The town has a statue of a Persian, Jean Althen, who in 1765 introduced the culture of the madder plant, which long formed the staple and is still an important branch of local trade.
Sumach, liquorice and madder are also grown in the south.
The crops principally raised are wheat and maize, though here, as well as in other parts of the government, barley, flax, tobacco, water-melons, gourds, fruit, wine, saffron and madder are grown.
Obsolete calyx (c) of Madder (Rubia) adherent to the pistil, in the form of a rim.
Jagdalpur, Bijapur, Madder and Bhupalpatnam are the only places of any note in the dependency, the first (on the Indravati river) being the residence of the raja and the chief people of the state.
Perkin also had a large share in the introduction of artificial alizarin, the red dye of the madder root.
Degenerations take place in the calyx, so that it becomes dry, scaly and glumaceous (like the glumes of grasses), as in the rushes (Juncaceae); hairy, as in Compositae; or a mere rim, as in some Umbelliferae and Acanthaceae, and in Madder (Rubia tinctorum, fig.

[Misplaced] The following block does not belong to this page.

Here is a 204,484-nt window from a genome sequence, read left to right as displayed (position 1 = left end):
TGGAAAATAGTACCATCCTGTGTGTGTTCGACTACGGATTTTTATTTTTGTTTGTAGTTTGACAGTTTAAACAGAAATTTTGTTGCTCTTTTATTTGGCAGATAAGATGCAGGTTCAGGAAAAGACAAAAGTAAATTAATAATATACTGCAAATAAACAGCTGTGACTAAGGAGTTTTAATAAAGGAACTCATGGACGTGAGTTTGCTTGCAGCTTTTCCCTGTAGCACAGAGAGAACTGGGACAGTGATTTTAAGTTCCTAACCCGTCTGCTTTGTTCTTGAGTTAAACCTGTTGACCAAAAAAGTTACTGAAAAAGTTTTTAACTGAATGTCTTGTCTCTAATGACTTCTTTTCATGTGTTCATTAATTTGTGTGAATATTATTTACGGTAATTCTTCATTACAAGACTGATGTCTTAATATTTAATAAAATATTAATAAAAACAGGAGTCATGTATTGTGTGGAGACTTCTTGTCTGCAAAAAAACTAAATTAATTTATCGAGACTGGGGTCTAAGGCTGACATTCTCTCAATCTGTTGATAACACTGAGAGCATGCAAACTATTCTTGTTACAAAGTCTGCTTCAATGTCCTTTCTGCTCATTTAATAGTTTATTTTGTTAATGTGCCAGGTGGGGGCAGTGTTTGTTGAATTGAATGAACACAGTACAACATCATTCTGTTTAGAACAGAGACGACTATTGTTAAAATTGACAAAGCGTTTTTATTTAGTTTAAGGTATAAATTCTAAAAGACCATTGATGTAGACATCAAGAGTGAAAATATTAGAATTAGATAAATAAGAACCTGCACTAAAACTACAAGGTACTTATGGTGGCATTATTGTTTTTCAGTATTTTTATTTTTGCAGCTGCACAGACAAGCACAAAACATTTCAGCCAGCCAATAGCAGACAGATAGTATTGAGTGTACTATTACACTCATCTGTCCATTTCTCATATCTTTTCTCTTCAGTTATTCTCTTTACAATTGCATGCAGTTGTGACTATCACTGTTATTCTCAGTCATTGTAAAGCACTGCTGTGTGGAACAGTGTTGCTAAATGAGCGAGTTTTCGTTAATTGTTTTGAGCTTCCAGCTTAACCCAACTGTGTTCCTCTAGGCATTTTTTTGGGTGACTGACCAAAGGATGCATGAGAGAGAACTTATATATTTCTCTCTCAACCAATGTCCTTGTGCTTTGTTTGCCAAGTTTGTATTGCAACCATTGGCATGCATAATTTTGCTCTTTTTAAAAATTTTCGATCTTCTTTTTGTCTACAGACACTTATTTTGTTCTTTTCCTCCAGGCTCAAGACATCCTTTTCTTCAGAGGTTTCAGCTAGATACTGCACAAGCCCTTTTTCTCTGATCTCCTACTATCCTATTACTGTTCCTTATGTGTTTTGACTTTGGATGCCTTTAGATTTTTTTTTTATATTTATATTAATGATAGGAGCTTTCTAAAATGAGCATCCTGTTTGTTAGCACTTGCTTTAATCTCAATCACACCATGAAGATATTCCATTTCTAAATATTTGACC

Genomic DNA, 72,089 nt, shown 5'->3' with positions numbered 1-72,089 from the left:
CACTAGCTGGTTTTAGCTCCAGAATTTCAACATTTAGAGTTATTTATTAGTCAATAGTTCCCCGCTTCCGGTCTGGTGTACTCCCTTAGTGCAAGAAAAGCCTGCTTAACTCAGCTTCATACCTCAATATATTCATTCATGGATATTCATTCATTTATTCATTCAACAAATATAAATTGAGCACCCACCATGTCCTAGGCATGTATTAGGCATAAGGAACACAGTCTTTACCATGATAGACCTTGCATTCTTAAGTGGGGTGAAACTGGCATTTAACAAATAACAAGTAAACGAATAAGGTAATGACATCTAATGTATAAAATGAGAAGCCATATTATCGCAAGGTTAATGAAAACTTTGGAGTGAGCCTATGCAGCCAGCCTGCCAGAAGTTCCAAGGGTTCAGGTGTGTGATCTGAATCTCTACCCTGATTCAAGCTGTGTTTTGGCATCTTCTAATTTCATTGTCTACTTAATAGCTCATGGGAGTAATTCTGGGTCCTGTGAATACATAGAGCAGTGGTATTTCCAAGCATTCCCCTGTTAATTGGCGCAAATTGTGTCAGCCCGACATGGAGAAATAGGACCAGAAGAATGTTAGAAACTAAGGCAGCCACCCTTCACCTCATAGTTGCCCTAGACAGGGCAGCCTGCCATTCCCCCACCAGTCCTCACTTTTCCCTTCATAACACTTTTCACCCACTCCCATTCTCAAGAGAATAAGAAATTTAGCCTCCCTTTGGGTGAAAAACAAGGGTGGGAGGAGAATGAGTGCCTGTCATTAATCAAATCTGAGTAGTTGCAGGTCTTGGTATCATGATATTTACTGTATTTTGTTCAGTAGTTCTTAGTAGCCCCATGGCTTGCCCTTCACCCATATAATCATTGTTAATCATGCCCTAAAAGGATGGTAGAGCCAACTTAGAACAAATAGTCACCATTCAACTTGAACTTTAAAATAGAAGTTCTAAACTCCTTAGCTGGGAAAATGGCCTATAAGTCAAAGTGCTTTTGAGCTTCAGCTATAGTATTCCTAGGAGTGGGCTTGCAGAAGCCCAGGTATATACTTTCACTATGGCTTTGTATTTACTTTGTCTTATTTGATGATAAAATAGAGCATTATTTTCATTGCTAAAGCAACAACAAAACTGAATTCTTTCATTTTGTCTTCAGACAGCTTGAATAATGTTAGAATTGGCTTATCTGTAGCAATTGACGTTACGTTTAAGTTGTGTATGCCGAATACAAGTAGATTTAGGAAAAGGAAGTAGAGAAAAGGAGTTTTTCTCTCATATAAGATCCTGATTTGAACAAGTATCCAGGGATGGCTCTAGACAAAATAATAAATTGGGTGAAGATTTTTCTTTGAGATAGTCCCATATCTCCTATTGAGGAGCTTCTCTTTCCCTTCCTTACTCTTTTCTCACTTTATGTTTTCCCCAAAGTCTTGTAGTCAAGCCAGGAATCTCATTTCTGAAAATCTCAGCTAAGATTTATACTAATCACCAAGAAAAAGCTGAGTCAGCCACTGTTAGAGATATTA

Alizarin was known to the ancients, and until 1868 was obtained entirely from madder root.
A large quantity of wool, together with silk, dried fruit, madder and asafetida, finds its way to India by the Kandahar route.
The level country, including both Lower Bavaria (extending northwards to the Danube) and the western and middle parts of Franconia, is productive of rye, oats, wheat, barley and millet, and also of hemp, flax, madder and fruit and vines.